There are days of stress. Days when things don’t go well. For example, cows only get out during a thunderstorm.
But I love it. Every minute of it. It’s just great.
I often write about how greatly we underestimated the challenge of living here because I want to caution readers who haven’t made the leap yet. It’s a lot of work. A lot of hard work. A lot of hard, dirty, sweaty, hot, broken fingernail, stained hands, peeling callous, rip in your jeans, leaky rubber boot, blood mixing with manure and dirt kind of work.
But I love it.
The real challenge for me, as we often relate to our readers, is that I forget that Julie doesn’t always love it as much as I do. And that I love Julie more than I love the farm. (And not just because she is hot.)
Julie liked milking the cows for about two months. Then Julie just milked the cows for another two months, sometimes dragging her feet. Tears were shed. Words were said. So now I’m milking the cows. She has had enough.
And who can blame her? It’s not a lot of fun being hit in the face with a cow tail for a few minutes each morning or smashed between them when they lean against each other in the stanchions.
But I love it.
This morning I let the chickens out into a new area then went to count the cows. The chickens ran and hunted and scratched in the early morning light. I would almost say they played but they were too serious about their work to “play”. They were working. But I think they were enjoying their work.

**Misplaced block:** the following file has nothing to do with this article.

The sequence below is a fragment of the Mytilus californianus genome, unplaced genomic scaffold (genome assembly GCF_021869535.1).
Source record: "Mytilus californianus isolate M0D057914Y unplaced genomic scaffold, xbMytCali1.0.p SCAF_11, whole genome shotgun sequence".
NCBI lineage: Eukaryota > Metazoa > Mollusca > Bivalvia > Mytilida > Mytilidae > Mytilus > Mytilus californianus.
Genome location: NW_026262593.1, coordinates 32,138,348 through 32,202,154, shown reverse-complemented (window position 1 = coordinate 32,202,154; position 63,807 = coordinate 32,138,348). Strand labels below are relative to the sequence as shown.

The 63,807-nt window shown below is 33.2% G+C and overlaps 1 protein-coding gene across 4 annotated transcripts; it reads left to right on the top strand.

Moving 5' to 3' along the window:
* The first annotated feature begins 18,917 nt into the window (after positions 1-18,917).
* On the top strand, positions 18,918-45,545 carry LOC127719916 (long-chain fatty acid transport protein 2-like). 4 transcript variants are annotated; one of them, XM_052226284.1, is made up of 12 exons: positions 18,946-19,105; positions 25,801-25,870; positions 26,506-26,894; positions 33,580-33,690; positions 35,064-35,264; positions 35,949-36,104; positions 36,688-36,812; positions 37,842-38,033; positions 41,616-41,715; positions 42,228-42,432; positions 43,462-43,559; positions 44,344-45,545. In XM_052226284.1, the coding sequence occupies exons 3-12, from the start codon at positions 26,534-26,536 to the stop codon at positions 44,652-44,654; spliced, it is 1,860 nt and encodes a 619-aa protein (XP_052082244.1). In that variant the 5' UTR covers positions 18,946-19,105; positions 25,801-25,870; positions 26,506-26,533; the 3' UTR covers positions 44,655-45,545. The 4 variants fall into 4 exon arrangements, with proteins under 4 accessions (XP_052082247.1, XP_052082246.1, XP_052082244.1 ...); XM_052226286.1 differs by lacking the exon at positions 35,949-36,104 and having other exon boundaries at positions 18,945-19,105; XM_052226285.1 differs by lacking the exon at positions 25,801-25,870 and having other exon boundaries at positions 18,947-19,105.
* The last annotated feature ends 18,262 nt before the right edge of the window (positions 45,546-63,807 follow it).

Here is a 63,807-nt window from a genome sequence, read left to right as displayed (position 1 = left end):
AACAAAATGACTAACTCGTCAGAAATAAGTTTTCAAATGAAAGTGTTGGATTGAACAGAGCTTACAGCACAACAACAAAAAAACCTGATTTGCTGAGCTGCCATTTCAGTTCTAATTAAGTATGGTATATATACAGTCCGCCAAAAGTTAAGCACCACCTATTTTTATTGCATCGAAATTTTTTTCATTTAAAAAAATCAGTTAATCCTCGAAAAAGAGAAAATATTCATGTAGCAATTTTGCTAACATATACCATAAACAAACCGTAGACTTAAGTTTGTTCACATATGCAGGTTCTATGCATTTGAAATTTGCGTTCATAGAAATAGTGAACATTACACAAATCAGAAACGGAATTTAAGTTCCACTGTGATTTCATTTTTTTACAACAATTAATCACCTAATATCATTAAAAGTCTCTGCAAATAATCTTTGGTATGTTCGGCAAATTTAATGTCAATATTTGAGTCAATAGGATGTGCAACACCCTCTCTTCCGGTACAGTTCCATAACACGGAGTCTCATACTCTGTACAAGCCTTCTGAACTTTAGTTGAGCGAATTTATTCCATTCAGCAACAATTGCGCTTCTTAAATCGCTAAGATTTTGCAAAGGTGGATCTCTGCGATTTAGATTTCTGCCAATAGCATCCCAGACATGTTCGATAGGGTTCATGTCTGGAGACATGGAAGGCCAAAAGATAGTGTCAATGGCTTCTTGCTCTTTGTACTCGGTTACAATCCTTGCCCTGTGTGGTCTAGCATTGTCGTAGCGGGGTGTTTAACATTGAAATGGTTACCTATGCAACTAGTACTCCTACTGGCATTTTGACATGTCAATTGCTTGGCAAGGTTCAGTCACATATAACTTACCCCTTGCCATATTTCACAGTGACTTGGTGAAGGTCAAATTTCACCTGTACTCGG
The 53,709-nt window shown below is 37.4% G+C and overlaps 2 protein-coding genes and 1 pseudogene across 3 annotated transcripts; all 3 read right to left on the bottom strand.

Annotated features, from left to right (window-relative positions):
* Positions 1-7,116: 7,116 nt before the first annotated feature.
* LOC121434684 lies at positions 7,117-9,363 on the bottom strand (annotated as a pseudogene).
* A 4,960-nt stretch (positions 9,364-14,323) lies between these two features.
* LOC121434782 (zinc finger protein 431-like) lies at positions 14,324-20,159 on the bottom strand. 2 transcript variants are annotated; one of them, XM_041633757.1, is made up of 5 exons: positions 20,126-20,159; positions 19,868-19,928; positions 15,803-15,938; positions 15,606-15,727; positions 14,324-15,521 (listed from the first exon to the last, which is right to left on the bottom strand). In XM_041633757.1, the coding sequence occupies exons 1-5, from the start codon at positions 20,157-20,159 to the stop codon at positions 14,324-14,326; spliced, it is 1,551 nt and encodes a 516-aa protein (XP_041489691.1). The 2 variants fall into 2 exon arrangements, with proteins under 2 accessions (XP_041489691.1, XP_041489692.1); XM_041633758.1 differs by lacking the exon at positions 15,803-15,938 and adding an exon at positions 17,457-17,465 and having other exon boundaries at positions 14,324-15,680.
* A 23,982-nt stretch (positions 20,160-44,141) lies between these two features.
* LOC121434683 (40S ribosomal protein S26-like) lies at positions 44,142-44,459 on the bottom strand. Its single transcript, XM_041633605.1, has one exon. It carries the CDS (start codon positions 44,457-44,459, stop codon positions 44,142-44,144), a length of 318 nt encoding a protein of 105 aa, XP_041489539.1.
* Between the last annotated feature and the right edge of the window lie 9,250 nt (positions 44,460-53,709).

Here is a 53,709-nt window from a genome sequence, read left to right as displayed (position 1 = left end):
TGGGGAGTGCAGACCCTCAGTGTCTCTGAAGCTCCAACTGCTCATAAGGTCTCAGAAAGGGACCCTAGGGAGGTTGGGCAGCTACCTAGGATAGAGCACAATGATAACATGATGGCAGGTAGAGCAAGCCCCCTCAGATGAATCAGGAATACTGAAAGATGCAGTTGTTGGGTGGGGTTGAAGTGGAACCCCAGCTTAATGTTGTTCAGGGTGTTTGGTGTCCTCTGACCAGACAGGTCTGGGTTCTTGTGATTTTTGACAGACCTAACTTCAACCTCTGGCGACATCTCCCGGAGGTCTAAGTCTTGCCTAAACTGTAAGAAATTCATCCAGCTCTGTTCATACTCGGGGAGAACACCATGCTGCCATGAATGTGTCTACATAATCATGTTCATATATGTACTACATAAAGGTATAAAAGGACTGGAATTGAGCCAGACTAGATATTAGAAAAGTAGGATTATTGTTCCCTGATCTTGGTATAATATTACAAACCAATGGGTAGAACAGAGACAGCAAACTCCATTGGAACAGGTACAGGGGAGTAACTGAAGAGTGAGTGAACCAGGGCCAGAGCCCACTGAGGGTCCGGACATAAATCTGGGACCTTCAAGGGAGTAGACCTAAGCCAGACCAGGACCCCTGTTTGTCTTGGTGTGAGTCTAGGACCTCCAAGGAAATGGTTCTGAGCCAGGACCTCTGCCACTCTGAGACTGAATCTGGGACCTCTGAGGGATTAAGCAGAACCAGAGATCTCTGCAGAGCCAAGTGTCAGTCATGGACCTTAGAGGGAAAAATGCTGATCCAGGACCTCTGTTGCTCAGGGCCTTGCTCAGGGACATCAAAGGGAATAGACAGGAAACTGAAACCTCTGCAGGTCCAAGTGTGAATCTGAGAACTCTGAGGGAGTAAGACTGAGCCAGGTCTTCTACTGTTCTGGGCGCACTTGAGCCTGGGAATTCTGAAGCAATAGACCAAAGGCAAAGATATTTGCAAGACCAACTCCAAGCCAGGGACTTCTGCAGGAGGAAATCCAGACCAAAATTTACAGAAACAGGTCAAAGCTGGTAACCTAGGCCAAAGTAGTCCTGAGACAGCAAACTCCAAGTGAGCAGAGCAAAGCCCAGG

I enjoy my work.
Even when I’m walking the cows out of the neighbor’s bean field as a thunderstorm begins late at night.
Some of this thinking dovetails with a comment dad left on the blog a few years ago:
Just gotta say, I love putting up hay! I love cutting it, raking it, baling it, riding the wagon or driving the tractor, seeing a wagon full of well cured hay, putting it in the barn, going in the hay mow and smelling summer all winter, remembering which cutting and which field a bale came off of, and planning how I can put up quality hay in the future. I even love trying to outthink nature to get it put up.
Each morning I have to be finished milking by 7 so I can get to my desk on time. Also, pigs have to be fed, both flocks of chickens cared for, cows counted, self showered, eggs packed and children hugged. It’s hard to get it all done but I love it. Thank God for coffee. Gotta go.